VATICAN CITY — With passion in Cyprus and reason in Greece, Pope Francis continued to articulate and adjust his teaching on migration.
Pope Francis has made the plight of migrants and refugees a central concern of his ministry. The issue was at the forefront during his trip to Cyprus and Greece Dec. 2-6.
For more than eight years, he has argued against closed borders and closed hearts.
But during his visit Dec. 5 to the Mavrovouni refugee camp on the Greek island of Lesbos and in remarks to reporters flying with him back to Rome the next day, Pope Francis also made it clear that in calling for reaching out to migrants he was not ignoring the complexity of the migration issue or the limits of what some governments can do.
In other words, he does not expect people to look at migration with rose-colored glasses, but he does expect them to look at the actual migrants, refugees and asylum-seekers as brothers and sisters.
The tie of kinship should tip the balance when a community or a country weighs whether it has the resources needed to “welcome, protect, promote and integrate” the newcomers.
A focus on the people, not the numbers, has been constant since the beginning of Pope Francis’ papacy, said Cardinal Michael Czerny, undersecretary of the Migrants and Refugees Section of the Vatican Dicastery for Promoting Integral Human Development.
“Pope Francis keeps on denouncing the despicable violations of human dignity carried out in the name of a misguided view of national security and tolerated by a culture of indifference,” the cardinal said.
Meeting with migrants Dec. 3 in a Catholic church in Nicosia, Cyprus, Pope Francis’ passion and compassion were on full display as he repeatedly departed from his prepared text.
“How many desperate people have set out in difficult and precarious conditions but did not arrive?” he asked those who had crossed the Mediterranean and made it to Cyprus. “We can think about this sea, which has become a great cemetery. Looking at you, I see the suffering caused by your journey; I see all those people who were kidnapped, sold, exploited and who are still on the journey, we know not where.”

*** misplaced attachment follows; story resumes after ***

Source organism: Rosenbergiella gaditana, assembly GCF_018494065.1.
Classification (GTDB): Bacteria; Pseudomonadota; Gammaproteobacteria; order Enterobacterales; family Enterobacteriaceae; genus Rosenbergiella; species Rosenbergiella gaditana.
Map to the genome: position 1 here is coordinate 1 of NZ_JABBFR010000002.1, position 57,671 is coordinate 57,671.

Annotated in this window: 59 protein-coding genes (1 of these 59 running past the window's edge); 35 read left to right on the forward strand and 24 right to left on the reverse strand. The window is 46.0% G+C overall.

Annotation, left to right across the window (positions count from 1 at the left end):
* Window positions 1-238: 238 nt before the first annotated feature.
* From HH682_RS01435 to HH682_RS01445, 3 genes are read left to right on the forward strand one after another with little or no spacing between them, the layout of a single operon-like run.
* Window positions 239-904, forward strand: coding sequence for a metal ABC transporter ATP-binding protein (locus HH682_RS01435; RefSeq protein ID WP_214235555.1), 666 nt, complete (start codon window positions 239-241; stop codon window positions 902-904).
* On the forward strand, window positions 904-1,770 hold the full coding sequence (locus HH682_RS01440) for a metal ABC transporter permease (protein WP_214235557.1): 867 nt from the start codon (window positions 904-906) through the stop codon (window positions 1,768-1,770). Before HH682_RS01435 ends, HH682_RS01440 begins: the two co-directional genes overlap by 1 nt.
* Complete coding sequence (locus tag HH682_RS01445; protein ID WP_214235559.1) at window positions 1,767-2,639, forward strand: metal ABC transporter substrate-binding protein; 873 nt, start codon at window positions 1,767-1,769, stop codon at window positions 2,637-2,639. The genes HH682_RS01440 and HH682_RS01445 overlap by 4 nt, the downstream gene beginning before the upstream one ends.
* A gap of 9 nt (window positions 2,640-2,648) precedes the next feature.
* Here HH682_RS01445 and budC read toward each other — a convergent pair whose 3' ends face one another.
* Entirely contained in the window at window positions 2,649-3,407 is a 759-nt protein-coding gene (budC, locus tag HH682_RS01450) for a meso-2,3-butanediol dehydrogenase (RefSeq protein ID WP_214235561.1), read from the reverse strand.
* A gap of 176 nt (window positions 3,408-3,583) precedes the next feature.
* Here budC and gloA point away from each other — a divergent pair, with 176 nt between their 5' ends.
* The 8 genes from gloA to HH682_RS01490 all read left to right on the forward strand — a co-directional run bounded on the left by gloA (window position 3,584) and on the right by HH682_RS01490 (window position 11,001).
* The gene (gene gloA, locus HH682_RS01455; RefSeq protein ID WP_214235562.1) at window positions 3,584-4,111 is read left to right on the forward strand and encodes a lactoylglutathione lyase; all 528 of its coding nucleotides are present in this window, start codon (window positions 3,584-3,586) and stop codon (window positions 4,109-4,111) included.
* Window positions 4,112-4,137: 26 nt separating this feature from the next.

The tragedy is not hidden, he said, even if people prefer to look the other way.
“We see what is happening, and the worst thing is that we are becoming used to it. ‘Oh yes, today another boat capsized, so many lives were lost,’” people say to themselves. “This ‘becoming used’ to things is a grave illness, a very grave illness, and there is no antibiotic for it,” the pope said. “We have to resist this vice of getting used to reading about these tragedies in the newspapers or hearing about them on other media.”
In the end, he even apologized for going on so long and in such detail, particularly about what he described as “lagers” — government-run detention centers in Libya where many migrants pushed back from Spain, Malta or Italy end up.
“Excuse me if I have spoken of things as they really are,” he said, “but we cannot remain silent and look the other way amid this culture of indifference.”
Those words were not much different from what he had said eight years earlier in Lampedusa, when he mourned the thousands who had died trying to cross the Mediterranean in search of a dignified life for themselves and their families, Cardinal Czerny noted.
Pope Francis stuck closer to his prepared text Dec. 5 when he visited Lesbos for the second time, even though before giving his speech, he had spent half an hour walking through the camp, past the tents and pre-fab shelters, greeting hundreds of asylum-seekers.
“I am here to see your faces and look into your eyes: Eyes full of fear and expectancy, eyes that have seen violence and poverty, eyes streaked by too many tears,” he told them.
In the presence of Greek President Katerina Sakellaropoulou and Greek and U.N. officials, Pope Francis said the global community has rallied to tackle the COVID-19 pandemic and climate change — though perhaps without much success — but it has done very little to come together to assist migrants and the countries hosting them.
“It is easy to stir up public opinion by instilling fear of others,” Pope Francis said at the Mavrovouni refugee camp Dec. 5. “Yet why do we fail to speak with equal vehemence about the exploitation of the poor, about seldom-mentioned but often well-financed wars, about economic agreements where the people have to pay, about covert deals to traffic in arms, favoring the proliferation of the arms trade?”